Archive for ‘Italy’

August 31, 2020

Mare Magnum Crudo Prosecco

The bottle says party up.  The wine says better than most Prosecco at the local liquor store.  Organic plays another trump card.  So all round, pretty good value, and fun times.  Good fizz, maybe too assertive (look at the photo; that’s some dense conglomeration of bubbles).  Dry (ish), dryer than the bubbly from up in the Italian north that adorns BC Liquor shelves. 

We tend to veer away from Prosecco: BC and any number of “new world” options at or around the same price point win out, but this (although not stellar) was very pleasing and drank with cheese, crudites, crackers and olives very well.  There is a tongue feel not unlike a bowl of stewed rhubarb. Appealing acidity.

Price: $26 before taxes at Legacy Liquor.

Market Liquidity: $10 less in Manitoba where it would be, literally, a steal.

August 13, 2020

Il Margone Chianti Classico, Gran Selezione, 2013

Can you guess how many points the Wine Spectator scored this vintage? 

As part of a minor celebration we splurged on some rather pricey Chianti (not much to get too excited about in 2020…).  Even with seven years under its belt, we felt it had some place to go, still.

Gobs of acidity and light tannins with deeply nuanced fruit.  If you’ve ever had an orchard pie (it’s a dessert of plums, apricots, peaches and cherries, and really only should be made during those magical two weeks in the summer when each of those is ripe at the same time), this wine could be that pie in a bottle, a really bold and assertive pie.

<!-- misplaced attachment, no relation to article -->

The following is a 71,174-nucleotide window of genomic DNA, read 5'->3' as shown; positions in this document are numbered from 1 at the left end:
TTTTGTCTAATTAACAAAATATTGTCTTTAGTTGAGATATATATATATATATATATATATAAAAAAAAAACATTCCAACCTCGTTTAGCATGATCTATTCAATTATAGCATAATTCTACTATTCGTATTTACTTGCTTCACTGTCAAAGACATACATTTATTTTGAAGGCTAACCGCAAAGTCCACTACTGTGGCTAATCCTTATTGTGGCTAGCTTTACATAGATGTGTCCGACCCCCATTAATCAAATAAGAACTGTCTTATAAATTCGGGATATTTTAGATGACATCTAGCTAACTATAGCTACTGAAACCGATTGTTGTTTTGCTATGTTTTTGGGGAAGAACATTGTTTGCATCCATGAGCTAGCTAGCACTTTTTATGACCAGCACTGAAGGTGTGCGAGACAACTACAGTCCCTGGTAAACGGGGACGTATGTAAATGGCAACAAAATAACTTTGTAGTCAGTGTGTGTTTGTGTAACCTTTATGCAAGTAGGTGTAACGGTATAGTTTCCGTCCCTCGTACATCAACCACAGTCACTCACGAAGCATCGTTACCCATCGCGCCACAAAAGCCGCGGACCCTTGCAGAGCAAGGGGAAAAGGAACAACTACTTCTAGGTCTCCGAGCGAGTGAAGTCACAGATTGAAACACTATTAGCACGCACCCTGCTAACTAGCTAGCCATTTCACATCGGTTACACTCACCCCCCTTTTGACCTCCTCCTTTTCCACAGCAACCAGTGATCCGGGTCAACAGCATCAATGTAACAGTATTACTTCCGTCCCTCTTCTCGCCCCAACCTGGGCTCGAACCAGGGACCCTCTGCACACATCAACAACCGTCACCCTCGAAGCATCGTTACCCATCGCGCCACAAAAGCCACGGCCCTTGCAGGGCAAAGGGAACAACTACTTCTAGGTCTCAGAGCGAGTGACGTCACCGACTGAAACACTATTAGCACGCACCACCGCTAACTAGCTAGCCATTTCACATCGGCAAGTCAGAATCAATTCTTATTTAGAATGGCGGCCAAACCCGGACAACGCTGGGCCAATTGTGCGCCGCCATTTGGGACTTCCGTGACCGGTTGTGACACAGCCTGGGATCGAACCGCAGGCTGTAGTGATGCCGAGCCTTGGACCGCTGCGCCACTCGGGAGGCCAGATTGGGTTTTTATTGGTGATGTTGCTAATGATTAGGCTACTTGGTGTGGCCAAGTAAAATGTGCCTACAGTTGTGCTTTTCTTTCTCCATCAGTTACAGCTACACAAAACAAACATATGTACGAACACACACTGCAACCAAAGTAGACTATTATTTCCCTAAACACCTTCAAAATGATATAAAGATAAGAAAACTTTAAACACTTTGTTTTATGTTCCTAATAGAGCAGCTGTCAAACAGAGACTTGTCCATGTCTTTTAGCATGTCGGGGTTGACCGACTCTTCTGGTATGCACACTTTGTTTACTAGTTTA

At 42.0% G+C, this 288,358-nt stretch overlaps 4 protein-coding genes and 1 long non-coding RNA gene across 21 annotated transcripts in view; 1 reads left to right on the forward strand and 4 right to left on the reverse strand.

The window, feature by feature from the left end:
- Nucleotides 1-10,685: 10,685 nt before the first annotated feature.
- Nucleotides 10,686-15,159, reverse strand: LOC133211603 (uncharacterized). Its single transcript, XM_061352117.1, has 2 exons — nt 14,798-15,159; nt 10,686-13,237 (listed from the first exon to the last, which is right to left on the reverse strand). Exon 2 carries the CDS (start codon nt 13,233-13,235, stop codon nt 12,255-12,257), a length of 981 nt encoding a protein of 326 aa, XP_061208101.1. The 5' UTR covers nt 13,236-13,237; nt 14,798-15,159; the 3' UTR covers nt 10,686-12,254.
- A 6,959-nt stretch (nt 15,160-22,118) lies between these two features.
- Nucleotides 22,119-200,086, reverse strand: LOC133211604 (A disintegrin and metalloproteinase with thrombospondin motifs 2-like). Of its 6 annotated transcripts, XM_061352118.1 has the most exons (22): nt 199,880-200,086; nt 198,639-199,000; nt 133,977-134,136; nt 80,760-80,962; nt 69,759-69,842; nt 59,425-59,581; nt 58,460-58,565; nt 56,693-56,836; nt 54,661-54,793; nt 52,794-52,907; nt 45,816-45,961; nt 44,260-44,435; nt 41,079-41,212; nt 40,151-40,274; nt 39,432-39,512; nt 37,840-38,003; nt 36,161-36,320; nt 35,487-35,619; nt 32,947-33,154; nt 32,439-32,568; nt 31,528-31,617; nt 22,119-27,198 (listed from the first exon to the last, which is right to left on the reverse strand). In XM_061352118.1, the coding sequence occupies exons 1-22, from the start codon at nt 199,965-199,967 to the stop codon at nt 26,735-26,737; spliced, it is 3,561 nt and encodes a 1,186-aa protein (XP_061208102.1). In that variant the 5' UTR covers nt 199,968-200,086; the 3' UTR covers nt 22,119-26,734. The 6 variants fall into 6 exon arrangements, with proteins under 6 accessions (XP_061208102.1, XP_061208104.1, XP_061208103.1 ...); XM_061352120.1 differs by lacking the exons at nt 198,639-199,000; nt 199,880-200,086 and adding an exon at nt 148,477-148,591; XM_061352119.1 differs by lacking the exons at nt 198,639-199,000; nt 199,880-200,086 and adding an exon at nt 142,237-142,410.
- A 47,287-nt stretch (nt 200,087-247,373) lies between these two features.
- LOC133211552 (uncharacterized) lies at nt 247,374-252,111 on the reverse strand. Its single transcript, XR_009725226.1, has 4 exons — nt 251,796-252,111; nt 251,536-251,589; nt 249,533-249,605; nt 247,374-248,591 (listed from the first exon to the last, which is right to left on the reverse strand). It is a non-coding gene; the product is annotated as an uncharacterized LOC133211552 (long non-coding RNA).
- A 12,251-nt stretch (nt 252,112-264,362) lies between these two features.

I will add this though: Just for sheer enjoyment, just for having wine with friends and enjoying food, the Vajra Barbera, which we rarely go a month without downing at least one bottle, trumps this heavyweight.  I mean not over at the Wine Advocate, obviously, but maybe in your living room.

Price: $60 at BC Liquor but, for what it’s worth, over $40 USD south of the border.

Market Liquidity:  Very timpani in a requiem.

July 29, 2020

Tenuta Di Tavignano Costa Verde, 2018

Tenuta Di Tavignano Costa Verde, 2018

Anthony Gismondi called this wine crazy delicious and I’d be hard pressed to disagree.  It’s refreshing, zesty, ridiculously food friendly, a light 12.5% on the alcohol.  Look at that gorgeous ochre tone in the glass!  We got more citrus and a hazelnut as opposed to almond than AG remarked, but the tropical notes shine through bright and appealing.  Shame it doesn’t come in the curvaceous bottles common in corner shops in Italy.  And thanks to AG because (generally) cheap Italian whites in BC are, well, usually cheap (forgettable) Italian whites.  This is lip smacking lovely.

 

Price: $27 at BC Liquor

 

Market Liquidity: Now it’s just a matter of getting Canadians to drink Verdicchio…

June 26, 2020

Rocca Bernarda Refosco dal Peduncolo Rosso, 2016

Rocca Bernarda Refosco dal Peduncolo Rosso, 2016

Wow, what a mouthful.  The title I mean.  Makes you think you’ll get more than you do.  Like A Funny Thing Happened on the Way to the Forum; just too bad it wasn’t funny on film.

 

Mixed feelings over a mediocre red.  Forcefully acidic, aggressively musky in that wet forest floor sort of fashion, with a dash of oak and a not too unpleasant finish.  Half decent with food, too assertive and in your face as a sipper.

 

Price: $31 at Firefly.

 

Market Liquidity: An unusual grape, an unusual wine.

April 29, 2020

Colle Stefano Verdicchio di Matelia, 2018

Colle Stefano Verdicchio di Matelia, 2018

Bartlett pear, clover honey, and a good hit of stone with a dry, abrupt finish, but an acidity that breaks through cured meats, olives and firm cheese.  Wait: this isn’t a wine review.  This is the saga of the sorry state of affairs when it comes to wine in BC.